You’re putting on a great show, the sound is the best it has been in a long time, even the lighting dude is awake enough to throw some great atmospheric bling on you. The band sounds and looks awesome. The audience is hyped. The show is pumping.

And then it all stops.

Even the very best gigging band or musician can’t go all night. But what happens to your show in between sets? What happens to all your hard work on stage?

If you’re taking a professional approach then you’ll make sure that the show continues right through the entire night. You’ve won over your audience and you want to keep them in that happy place you now have them. Every one of your shows should be a complete experience.

For some, background music between sets is just something that happens. But the smart musician will see this as yet another opportunity to buy the affection of their audience by treating them right.

Yes, a pro sound tech will most likely bring their own house music with them. But that music might not be the best match for your hard-won audience. Best solution is to be like the good scout: always prepared. Bring your own background music, each time, every time. That way you’ll never be caught out.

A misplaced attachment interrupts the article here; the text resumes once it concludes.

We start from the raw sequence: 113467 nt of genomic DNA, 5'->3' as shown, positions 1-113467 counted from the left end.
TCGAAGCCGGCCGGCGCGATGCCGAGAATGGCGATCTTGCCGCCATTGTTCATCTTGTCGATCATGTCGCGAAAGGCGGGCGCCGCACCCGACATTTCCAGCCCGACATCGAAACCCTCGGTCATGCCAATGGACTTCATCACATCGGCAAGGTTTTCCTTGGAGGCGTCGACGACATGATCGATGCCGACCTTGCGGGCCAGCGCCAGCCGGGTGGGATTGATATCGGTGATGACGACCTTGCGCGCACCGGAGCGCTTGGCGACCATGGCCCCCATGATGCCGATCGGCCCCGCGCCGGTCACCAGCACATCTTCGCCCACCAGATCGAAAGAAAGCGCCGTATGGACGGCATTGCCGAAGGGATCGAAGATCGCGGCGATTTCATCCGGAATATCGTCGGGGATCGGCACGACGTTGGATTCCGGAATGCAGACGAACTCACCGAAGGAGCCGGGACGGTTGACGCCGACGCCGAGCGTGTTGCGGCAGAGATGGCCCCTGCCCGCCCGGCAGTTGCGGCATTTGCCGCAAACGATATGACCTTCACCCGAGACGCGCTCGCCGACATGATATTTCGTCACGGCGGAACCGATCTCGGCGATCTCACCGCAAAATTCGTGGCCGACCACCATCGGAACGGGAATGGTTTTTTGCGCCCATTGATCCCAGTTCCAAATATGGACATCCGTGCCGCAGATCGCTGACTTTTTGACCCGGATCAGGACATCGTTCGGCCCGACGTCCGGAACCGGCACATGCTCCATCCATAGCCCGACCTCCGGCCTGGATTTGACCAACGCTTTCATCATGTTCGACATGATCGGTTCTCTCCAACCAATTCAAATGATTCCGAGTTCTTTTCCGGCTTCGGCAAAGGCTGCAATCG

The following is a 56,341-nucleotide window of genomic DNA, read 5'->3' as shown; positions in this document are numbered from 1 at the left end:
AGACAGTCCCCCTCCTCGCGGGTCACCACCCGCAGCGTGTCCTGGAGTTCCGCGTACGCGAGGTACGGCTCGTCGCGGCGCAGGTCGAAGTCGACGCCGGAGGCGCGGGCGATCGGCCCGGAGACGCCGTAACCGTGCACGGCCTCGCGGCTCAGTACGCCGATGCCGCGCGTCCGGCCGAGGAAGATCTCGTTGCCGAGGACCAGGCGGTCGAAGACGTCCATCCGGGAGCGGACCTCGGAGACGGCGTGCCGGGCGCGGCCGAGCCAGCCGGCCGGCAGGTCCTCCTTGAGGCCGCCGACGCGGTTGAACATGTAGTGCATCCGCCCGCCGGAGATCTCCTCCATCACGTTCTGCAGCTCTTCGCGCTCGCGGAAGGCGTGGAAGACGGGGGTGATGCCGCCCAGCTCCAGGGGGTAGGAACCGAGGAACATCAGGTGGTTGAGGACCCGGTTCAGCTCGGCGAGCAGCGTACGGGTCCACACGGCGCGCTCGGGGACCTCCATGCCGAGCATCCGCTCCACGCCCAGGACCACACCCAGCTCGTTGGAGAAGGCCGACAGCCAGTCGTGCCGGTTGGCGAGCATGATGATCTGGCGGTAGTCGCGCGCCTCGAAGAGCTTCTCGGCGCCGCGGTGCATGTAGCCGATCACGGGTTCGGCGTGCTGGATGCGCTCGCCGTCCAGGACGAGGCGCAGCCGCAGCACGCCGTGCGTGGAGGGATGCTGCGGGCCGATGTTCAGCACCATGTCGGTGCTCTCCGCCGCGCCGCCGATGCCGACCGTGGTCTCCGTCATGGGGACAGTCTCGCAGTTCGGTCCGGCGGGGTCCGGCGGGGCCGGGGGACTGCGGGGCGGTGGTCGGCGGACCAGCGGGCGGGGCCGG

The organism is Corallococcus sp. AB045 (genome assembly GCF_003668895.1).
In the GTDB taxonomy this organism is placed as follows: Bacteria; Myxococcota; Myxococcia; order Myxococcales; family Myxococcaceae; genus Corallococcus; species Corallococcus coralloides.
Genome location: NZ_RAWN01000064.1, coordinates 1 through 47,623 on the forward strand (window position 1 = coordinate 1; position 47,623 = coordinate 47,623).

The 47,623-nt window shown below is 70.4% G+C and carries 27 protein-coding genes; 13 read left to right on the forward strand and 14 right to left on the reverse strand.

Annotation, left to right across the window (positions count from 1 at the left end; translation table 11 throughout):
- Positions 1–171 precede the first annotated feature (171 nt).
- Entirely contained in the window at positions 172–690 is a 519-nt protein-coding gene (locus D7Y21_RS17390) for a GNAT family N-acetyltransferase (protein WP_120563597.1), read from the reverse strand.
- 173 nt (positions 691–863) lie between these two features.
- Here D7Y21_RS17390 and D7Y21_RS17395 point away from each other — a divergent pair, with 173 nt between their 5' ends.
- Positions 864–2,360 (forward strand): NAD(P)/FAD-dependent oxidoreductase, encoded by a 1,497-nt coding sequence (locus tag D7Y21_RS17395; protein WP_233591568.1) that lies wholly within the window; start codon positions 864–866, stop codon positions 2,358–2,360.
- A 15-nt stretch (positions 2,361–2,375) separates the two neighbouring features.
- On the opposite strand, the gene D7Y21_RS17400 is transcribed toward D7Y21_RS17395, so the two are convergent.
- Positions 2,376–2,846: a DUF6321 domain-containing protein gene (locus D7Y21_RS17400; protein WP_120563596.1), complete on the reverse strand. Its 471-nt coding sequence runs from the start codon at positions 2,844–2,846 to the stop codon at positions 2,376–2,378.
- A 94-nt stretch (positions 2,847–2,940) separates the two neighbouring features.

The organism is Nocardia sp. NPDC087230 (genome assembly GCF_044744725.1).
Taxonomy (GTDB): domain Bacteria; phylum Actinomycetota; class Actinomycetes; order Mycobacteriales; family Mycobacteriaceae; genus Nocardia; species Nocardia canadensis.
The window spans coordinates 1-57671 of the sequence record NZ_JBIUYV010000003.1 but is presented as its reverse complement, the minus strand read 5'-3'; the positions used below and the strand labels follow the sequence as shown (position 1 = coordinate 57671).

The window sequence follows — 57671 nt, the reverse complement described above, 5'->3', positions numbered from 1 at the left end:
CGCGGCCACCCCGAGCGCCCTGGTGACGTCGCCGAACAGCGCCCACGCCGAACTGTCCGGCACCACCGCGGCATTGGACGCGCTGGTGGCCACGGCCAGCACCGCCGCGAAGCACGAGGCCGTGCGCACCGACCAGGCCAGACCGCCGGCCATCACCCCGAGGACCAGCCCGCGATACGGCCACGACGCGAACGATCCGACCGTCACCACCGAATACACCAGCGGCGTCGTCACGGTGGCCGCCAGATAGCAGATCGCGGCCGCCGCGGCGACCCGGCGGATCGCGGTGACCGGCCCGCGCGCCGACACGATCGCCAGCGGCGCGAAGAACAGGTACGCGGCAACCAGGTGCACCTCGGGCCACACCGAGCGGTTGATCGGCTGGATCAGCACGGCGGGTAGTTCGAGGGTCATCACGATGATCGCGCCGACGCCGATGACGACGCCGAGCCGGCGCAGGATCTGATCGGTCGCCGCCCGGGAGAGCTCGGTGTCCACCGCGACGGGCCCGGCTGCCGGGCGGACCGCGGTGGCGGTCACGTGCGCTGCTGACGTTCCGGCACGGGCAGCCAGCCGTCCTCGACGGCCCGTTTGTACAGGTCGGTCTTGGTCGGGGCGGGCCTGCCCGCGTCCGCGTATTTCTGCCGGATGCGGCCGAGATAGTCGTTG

What does your audience do when you are performing on stage? Hopefully, they are listening. But what do they do between sets? They talk, they go to the bar, the restroom, whatever. But the point is, they are still listening. And with that comes the opportunity to do it right.

Here are some tips to get your started on making the most of that listening opportunity in the most professional way possible.

1. Don’t use your mobile phone

Once upon a time there were just a few types of mobile phones that could double up as mp3 players, now there are hundreds of them – and each one different. You may know how to operate your phone, but a sound tech doesn’t – and doesn’t much care either for your hasty explanations. So, use a dedicated mp3 player. No private data on it. No calls. No notifications. Just music. And maybe one or two buttons to ease the learning curve.

2. Keep the volume low